`R/coalese_op.R`

`coalesce.Rd`

This is a simple "try to take values on the left, but fall back
to the right if they are not available" operator. It is inspired
by SQL coalesce and the notation is designed to
evoke the idea of testing and the `C#`

`??`

null coalescing operator.
`NA`

and `NULL`

are treated roughly equally: both are
replaced regardless of available replacement value (with some exceptions).
The exceptions are: if the left hand side is a non-zero length vector
we preserve the vector type of the left-hand side and do not assign
any values that vectors can not hold (NULLs and complex structures) and do not
replace with a right argument list.

coalesce(coalesce_left_arg, coalesce_right_arg) coalesce_left_arg %?% coalesce_right_arg

coalesce_left_arg | vector or list. |
---|---|

coalesce_right_arg | vector or list. |

coalesce_left_arg with NA elements replaced.

This operator represents a compromise between the desire to replace
length zero structures and NULL/NA values and the desire to preserve
the first argument's structure (vector versus list). The order of
operations has been chosen to be safe, convenient, and useful. Length zero
lists are not treated as NULL (which is consistent with R in general).
Note for non-vector operations on conditions we recommend looking into
`isTRUE`

, which solves some problems even faster
than coalesce style operators.

When length(coalesce_left_arg)<=0 then return coalesce_right_arg if length(coalesce_right_arg)>0, otherwise return coalesce_left_arg. When length(coalesce_left_arg)>0: assume coalesce_left_arg is a list or vector and coalesce_right_arg is a list or vector that is either the same length as coalesce_left_arg or length 1. In this case replace NA/NULL elements of coalesce_left_arg with corresponding elements of coalesce_right_arg (re-cycling coalesce_right_arg when it is length 1).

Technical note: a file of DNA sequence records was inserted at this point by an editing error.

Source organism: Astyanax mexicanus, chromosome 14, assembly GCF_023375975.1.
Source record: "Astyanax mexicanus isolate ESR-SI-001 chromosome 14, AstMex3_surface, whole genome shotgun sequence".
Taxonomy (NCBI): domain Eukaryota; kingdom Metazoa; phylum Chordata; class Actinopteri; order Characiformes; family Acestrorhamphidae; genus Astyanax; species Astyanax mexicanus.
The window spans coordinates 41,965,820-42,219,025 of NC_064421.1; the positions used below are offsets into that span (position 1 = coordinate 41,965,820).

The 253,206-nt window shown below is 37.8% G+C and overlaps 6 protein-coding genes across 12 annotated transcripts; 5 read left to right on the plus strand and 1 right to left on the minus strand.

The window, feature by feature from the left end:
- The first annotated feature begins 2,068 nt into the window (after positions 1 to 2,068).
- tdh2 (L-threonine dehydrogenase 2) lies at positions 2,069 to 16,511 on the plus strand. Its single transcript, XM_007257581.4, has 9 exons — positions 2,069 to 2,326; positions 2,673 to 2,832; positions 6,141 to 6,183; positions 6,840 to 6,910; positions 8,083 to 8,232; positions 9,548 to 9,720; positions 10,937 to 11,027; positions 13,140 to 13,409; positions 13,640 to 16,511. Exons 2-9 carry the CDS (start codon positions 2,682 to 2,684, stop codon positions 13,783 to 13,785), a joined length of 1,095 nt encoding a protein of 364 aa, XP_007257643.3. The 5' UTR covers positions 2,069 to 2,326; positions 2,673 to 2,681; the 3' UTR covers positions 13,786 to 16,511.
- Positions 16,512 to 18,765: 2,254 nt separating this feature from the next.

`%?%`

: coalesce operator

c(NA, NA, NA) %?% 5 # returns c(5, 5, 5)#> [1] 5 5 5c(1, NA, NA) %?% list(5) # returns c(1, 5, 5)#> [1] 1 5 5c(1, NA, NA) %?% list(list(5)) # returns c(1, NA, NA)#> [1] 1 NA NAc(1, NA, NA) %?% c(NA, 20, NA) # returns c(1, 20, NA)#> [1] 1 20 NANULL %?% list() # returns NULL#> NULLNULL %?% c(1, NA) # returns c(1, NA)#> [1] 1 NAlist(1, NULL, NULL) %?% c(3, 4, NA) # returns list(1, 4, NA_real_)#> [[1]] #> [1] 1 #> #> [[2]] #> [1] 4 #> #> [[3]] #> [1] NA #>list(1, NULL, NULL, NA, NA) %?% list(2, NULL, NA, NULL, NA) # returns list(1, NULL, NA, NULL, NA)#> [[1]] #> [1] 1 #> #> [[2]] #> NULL #> #> [[3]] #> [1] NA #> #> [[4]] #> NULL #> #> [[5]] #> [1] NA #>c(1, NA, NA) %?% list(1, 2, list(3)) # returns c(1, 2, NA)#> [1] 1 2 NAc(1, NA) %?% list(1, NULL) # returns c(1, NA)#> [1] 1 NAc() %?% list(1, NA, NULL) # returns list(1, NA, NULL)#> [[1]] #> [1] 1 #> #> [[2]] #> [1] NA #> #> [[3]] #> NULL #>c() %?% c(1, NA, 2) # returns c(1, NA, 2)#> [1] 1 NA 2